By the way, does anyone know more about the name Shikre? I'm familiar with Shirke, but I don't think I've seen the name that Prakash Raj's character sports in the film. His name in the Tamil original referred to Murugan's vehicle of choice (the connection between that and a lion is left as an exercise to the reader).
Saturday, July 09, 2011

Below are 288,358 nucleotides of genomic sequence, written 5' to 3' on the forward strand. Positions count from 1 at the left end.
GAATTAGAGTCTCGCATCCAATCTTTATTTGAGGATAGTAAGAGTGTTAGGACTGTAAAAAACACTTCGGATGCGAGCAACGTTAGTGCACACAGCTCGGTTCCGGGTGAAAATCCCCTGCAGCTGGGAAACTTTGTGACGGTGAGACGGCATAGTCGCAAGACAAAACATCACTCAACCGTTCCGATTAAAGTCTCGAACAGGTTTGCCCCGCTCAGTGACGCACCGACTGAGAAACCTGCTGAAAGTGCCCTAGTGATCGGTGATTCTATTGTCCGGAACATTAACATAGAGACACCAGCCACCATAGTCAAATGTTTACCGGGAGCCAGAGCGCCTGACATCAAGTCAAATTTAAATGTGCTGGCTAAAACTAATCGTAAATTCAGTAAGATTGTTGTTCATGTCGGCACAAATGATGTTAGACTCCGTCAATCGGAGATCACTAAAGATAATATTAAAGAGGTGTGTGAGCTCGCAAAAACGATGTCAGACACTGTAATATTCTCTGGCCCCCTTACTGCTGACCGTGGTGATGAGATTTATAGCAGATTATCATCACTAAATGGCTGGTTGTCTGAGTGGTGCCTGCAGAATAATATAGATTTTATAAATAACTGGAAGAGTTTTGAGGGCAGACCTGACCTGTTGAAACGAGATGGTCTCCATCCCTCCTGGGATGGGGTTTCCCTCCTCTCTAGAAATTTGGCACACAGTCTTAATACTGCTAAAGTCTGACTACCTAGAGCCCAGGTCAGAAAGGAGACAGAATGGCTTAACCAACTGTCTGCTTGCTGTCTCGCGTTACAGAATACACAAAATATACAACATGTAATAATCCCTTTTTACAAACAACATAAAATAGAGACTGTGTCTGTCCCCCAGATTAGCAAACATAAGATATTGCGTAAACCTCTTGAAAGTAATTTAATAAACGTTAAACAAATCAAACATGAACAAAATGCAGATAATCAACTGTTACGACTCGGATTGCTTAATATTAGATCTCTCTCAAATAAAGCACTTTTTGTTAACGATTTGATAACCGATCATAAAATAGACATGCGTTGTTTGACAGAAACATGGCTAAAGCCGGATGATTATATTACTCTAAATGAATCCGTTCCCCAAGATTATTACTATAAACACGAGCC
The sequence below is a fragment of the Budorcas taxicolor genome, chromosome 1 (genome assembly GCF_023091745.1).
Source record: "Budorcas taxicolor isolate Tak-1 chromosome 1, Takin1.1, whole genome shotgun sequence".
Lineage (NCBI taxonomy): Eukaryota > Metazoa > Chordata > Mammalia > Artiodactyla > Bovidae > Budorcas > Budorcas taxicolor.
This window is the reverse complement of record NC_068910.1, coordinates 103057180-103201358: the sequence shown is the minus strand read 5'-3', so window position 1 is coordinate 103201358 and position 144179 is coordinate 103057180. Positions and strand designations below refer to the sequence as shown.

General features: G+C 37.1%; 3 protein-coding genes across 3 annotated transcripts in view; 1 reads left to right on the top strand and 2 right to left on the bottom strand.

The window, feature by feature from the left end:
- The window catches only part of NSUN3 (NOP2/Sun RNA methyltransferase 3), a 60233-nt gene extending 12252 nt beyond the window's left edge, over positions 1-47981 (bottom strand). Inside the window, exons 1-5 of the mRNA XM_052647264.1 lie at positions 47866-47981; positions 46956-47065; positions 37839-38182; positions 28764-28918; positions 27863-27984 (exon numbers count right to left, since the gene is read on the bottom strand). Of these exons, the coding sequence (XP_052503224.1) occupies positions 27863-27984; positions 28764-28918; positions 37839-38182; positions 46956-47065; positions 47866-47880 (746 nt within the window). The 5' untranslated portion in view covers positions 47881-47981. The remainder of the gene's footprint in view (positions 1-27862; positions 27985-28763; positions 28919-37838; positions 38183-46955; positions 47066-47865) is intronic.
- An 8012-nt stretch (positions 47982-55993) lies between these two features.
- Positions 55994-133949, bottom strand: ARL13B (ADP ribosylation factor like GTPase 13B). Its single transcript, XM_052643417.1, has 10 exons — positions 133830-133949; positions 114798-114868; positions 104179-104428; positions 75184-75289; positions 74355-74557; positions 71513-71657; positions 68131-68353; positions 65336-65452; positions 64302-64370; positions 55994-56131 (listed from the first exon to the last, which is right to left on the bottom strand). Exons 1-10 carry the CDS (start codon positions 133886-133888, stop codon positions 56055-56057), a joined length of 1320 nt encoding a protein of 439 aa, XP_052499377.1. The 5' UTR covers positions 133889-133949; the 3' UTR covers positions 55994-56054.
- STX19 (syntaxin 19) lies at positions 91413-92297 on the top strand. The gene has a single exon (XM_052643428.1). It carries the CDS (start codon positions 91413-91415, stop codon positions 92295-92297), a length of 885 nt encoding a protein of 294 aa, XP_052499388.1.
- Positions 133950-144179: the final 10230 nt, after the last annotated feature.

Coming soon to theatres is Singham, the Bolly-remake of the Tamil blockbuster with Ajay Devgn (is this what they call dropped-A tuning?) stepping in for Suriya/Surya. The trailer featuring the title song has everything any lover of the opulent waste, the audacious stunts and fuming masculine grimaces of constipation that had been hallmarks of South Indian pulp cinema, usurped by Bollywood in a rage of remakes in the 80s and 90s and then left to thrive in the home base. taathaiyaa over to arrays of Dhols, colour-coordinated vigorous dancers, synchronised steps, a well-fed virile moustache (coconut oil, makkhan and lots of spirit gum). Watch kicked goons trip the loop fantastic as they defy the ordinary laws of Physics that work well in the IIT JEE, but not in the world of commercial cinema. Take a break to watch our hero fire a single shot at a jeep to send it flying (I kid you not!). The poster itself is quite cool, but I really like the teaser poster that was released some weeks before. That one just features a lion (Singham, duh!) with the letters of the title drawn out like a trim for its mane. The accompanying trailer offers more aerobics than the one with the title song. One only hopes that the obligatory romantic interludes are kept to a minimum, so that the lion's share of the film is devoted to conflict, confrontation and cracking jaws. It has just one curious oddity: it ends with the camera running in at a low angle to Devgn's face as he spits out his wheezy weak punchline: jis me.n hai dam to fakt baajiraao si.ngham. You see there's just a wee problem in how he pronounces fakt. फ़क्त is not how a Maharashtrian would pronounce it. There's no nuqtaa, which means it should be pha (try saying pa and ha at the same time and you'll get the idea) and not fa; and despite being written as फक्त, it's pronounced फक्तं (that's phakta for you). I wonder now if this was a weak attempt to toss a faux cuss word into the laps of the censor and then smile in all innocence.